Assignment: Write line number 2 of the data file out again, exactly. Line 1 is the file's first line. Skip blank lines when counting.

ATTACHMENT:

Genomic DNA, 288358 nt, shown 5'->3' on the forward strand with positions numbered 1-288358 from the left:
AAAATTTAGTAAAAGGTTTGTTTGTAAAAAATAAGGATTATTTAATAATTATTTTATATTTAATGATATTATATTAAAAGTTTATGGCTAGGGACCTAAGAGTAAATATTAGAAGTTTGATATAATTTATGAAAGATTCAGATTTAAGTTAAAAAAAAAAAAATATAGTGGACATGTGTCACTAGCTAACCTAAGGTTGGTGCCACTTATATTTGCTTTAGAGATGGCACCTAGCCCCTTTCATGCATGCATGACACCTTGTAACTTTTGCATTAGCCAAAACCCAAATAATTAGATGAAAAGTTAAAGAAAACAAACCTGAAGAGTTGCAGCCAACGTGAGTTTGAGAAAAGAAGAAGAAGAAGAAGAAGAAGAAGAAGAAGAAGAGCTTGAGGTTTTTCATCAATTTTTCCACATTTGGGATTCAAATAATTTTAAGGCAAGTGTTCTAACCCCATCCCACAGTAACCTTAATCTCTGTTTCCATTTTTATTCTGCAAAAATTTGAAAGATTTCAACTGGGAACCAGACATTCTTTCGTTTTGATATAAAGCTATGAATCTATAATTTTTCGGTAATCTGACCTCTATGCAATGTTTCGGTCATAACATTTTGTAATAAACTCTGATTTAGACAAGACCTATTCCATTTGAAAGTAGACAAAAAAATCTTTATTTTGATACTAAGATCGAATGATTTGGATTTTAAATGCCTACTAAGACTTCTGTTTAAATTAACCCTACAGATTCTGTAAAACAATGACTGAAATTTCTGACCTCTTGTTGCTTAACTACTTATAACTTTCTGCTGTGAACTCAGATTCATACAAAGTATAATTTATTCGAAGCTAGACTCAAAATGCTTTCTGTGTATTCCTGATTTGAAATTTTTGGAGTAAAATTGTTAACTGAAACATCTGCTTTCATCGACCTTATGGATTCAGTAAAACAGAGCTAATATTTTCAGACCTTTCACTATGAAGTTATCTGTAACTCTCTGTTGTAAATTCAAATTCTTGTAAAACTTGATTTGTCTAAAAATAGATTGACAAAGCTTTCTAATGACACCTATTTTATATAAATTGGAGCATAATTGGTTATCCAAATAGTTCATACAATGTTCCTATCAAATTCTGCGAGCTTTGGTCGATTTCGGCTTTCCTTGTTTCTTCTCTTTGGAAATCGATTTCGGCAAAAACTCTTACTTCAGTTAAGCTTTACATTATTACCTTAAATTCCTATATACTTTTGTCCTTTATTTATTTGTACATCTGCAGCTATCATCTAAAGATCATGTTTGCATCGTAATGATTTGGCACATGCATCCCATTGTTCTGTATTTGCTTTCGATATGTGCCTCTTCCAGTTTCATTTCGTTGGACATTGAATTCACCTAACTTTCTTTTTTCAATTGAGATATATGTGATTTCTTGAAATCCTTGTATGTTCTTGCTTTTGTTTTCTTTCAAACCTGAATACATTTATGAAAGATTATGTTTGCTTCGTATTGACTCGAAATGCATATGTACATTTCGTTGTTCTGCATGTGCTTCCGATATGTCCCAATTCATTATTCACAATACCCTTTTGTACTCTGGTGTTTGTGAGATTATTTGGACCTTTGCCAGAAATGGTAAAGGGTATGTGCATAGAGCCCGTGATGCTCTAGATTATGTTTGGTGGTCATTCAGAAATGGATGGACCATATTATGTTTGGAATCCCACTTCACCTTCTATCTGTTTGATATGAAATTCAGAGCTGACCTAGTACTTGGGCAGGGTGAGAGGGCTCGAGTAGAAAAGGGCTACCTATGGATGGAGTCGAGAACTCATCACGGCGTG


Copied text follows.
AAAATTTAGTAAAAGGTTTGTTTGTAAAAAATAAGGATTATTTAATAATTATTTTATATTTAATGATATTATATTAAAAGTTTATGGCTAGGGACCTAAGAGTAAATATTAGAAGTTTGATATAATTTATGAAAGATTCAGATTTAAGTTAAAAAAAAAAAAATATAGTGGACATGTGTCACTAGCTAACCTAAGGTTGGTGCCACTTATATTTGCTTTAGAGATGGCACCTAGCCCCTTTCATGCATGCATGACACCTTGTAACTTTTGCATTAGCCAAAACCCAAATAATTAGATGAAAAGTTAAAGAAAACAAACCTGAAGAGTTGCAGCCAACGTGAGTTTGAGAAAAGAAGAAGAAGAAGAAGAAGAAGAAGAAGAAGAAGAGCTTGAGGTTTTTCATCAATTTTTCCACATTTGGGATTCAAATAATTTTAAGGCAAGTGTTCTAACCCCATCCCACAGTAACCTTAATCTCTGTTTCCATTTTTATTCTGCAAAAATTTGAAAGATTTCAACTGGGAACCAGACATTCTTTCGTTTTGATATAAAGCTATGAATCTATAATTTTTCGGTAATCTGACCTCTATGCAATGTTTCGGTCATAACATTTTGTAATAAACTCTGATTTAGACAAGACCTATTCCATTTGAAAGTAGACAAAAAAATCTTTATTTTGATACTAAGATCGAATGATTTGGATTTTAAATGCCTACTAAGACTTCTGTTTAAATTAACCCTACAGATTCTGTAAAACAATGACTGAAATTTCTGACCTCTTGTTGCTTAACTACTTATAACTTTCTGCTGTGAACTCAGATTCATACAAAGTATAATTTATTCGAAGCTAGACTCAAAATGCTTTCTGTGTATTCCTGATTTGAAATTTTTGGAGTAAAATTGTTAACTGAAACATCTGCTTTCATCGACCTTATGGATTCAGTAAAACAGAGCTAATATTTTCAGACCTTTCACTATGAAGTTATCTGTAACTCTCTGTTGTAAATTCAAATTCTTGTAAAACTTGATTTGTCTAAAAATAGATTGACAAAGCTTTCTAATGACACCTATTTTATATAAATTGGAGCATAATTGGTTATCCAAATAGTTCATACAATGTTCCTATCAAATTCTGCGAGCTTTGGTCGATTTCGGCTTTCCTTGTTTCTTCTCTTTGGAAATCGATTTCGGCAAAAACTCTTACTTCAGTTAAGCTTTACATTATTACCTTAAATTCCTATATACTTTTGTCCTTTATTTATTTGTACATCTGCAGCTATCATCTAAAGATCATGTTTGCATCGTAATGATTTGGCACATGCATCCCATTGTTCTGTATTTGCTTTCGATATGTGCCTCTTCCAGTTTCATTTCGTTGGACATTGAATTCACCTAACTTTCTTTTTTCAATTGAGATATATGTGATTTCTTGAAATCCTTGTATGTTCTTGCTTTTGTTTTCTTTCAAACCTGAATACATTTATGAAAGATTATGTTTGCTTCGTATTGACTCGAAATGCATATGTACATTTCGTTGTTCTGCATGTGCTTCCGATATGTCCCAATTCATTATTCACAATACCCTTTTGTACTCTGGTGTTTGTGAGATTATTTGGACCTTTGCCAGAAATGGTAAAGGGTATGTGCATAGAGCCCGTGATGCTCTAGATTATGTTTGGTGGTCATTCAGAAATGGATGGACCATATTATGTTTGGAATCCCACTTCACCTTCTATCTGTTTGATATGAAATTCAGAGCTGACCTAGTACTTGGGCAGGGTGAGAGGGCTCGAGTAGAAAAGGGCTACCTATGGATGGAGTCGAGAACTCATCACGGCGTG